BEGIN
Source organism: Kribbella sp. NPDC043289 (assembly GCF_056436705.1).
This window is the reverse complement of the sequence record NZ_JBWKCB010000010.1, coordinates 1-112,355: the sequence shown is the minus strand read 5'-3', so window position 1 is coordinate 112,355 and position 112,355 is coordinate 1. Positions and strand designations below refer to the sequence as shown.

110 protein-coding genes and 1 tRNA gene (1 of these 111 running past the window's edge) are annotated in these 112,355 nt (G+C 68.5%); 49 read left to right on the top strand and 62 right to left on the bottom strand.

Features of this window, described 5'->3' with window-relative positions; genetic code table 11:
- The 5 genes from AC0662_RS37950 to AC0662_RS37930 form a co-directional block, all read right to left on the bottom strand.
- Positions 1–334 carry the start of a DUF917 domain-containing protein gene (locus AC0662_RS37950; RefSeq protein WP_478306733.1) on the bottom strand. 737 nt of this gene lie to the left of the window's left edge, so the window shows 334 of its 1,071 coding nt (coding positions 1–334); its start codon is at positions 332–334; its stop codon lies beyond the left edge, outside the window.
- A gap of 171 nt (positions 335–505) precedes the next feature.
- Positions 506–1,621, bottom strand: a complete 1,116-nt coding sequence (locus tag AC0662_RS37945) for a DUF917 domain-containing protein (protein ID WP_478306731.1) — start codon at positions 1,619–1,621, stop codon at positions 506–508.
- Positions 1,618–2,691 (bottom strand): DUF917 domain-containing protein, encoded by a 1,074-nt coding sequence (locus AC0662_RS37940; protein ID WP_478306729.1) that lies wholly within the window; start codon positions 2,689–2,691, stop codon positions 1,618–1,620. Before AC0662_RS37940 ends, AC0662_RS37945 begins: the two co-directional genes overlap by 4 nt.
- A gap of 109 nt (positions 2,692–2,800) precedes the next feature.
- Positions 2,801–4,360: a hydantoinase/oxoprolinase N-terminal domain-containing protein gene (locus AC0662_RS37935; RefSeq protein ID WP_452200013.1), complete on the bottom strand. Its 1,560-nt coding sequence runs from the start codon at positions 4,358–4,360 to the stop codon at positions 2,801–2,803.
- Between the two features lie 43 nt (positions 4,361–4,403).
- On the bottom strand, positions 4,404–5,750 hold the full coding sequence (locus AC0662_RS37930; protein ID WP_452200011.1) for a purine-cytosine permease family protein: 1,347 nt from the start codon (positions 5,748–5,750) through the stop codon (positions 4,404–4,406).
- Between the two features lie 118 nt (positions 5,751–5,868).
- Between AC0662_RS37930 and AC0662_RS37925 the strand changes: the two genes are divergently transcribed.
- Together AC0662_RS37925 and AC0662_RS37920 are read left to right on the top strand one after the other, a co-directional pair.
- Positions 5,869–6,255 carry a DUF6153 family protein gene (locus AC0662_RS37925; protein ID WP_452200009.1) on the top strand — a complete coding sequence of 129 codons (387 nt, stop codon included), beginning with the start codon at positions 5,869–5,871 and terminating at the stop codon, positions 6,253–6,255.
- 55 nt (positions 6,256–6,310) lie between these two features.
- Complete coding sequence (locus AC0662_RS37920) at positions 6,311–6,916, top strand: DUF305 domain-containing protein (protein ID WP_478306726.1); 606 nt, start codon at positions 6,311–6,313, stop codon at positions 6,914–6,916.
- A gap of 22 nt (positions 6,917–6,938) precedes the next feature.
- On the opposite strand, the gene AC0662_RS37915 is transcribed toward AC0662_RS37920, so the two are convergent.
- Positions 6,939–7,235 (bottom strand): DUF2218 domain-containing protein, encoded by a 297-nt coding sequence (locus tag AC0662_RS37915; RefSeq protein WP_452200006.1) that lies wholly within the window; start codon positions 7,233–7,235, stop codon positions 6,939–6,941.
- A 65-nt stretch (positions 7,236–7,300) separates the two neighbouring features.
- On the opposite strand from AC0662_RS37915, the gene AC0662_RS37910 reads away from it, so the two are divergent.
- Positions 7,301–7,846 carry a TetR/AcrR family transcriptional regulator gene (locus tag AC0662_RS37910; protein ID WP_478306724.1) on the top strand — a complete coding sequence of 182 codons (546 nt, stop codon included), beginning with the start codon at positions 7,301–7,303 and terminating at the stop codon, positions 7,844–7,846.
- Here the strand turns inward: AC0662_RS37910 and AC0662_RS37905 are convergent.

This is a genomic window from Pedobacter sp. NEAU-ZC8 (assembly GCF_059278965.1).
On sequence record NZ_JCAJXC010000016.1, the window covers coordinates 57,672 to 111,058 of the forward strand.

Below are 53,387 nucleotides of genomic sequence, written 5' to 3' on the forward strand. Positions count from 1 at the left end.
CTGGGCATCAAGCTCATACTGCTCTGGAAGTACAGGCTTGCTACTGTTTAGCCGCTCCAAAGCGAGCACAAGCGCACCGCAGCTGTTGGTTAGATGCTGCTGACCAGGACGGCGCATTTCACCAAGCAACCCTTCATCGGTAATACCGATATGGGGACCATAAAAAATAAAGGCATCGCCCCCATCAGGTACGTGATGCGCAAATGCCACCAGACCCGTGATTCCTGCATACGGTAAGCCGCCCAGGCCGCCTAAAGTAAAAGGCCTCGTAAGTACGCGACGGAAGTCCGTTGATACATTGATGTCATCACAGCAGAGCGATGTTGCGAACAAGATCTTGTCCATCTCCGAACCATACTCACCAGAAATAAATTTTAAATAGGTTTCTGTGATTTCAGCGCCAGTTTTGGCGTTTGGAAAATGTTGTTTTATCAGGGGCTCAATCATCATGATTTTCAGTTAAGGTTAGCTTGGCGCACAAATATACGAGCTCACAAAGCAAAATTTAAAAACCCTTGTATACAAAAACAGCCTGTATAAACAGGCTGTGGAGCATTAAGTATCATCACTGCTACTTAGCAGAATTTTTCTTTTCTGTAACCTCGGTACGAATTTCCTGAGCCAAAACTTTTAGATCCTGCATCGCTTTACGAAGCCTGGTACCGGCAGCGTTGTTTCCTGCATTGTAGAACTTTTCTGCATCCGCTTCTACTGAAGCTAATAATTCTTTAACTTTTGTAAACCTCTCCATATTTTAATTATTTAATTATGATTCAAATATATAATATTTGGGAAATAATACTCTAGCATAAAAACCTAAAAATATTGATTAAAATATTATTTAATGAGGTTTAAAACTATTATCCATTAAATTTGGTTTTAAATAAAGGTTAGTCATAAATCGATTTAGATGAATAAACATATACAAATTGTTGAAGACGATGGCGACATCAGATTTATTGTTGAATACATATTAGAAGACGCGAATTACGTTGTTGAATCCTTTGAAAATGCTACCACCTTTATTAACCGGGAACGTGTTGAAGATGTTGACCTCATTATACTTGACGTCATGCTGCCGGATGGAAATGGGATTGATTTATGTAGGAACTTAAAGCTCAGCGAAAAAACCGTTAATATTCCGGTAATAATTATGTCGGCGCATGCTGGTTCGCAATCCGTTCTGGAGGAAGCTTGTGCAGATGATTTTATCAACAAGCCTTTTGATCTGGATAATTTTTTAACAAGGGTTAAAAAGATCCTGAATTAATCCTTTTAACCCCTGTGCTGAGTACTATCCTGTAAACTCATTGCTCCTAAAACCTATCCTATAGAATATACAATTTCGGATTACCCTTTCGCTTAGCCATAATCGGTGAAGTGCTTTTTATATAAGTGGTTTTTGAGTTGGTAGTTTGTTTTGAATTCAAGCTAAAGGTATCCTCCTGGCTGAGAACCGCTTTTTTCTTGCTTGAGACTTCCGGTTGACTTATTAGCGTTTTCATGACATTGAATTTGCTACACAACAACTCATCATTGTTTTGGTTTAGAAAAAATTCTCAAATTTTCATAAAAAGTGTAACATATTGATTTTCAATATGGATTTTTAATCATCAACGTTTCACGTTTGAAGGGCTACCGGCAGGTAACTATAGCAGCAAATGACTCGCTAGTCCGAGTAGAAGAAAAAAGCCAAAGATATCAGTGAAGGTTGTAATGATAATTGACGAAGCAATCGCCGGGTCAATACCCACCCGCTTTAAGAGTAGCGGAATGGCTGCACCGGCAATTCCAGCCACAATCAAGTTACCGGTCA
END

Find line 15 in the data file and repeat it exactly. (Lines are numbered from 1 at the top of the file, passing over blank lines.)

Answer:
- Between AC0662_RS37930 and AC0662_RS37925 the strand changes: the two genes are divergently transcribed.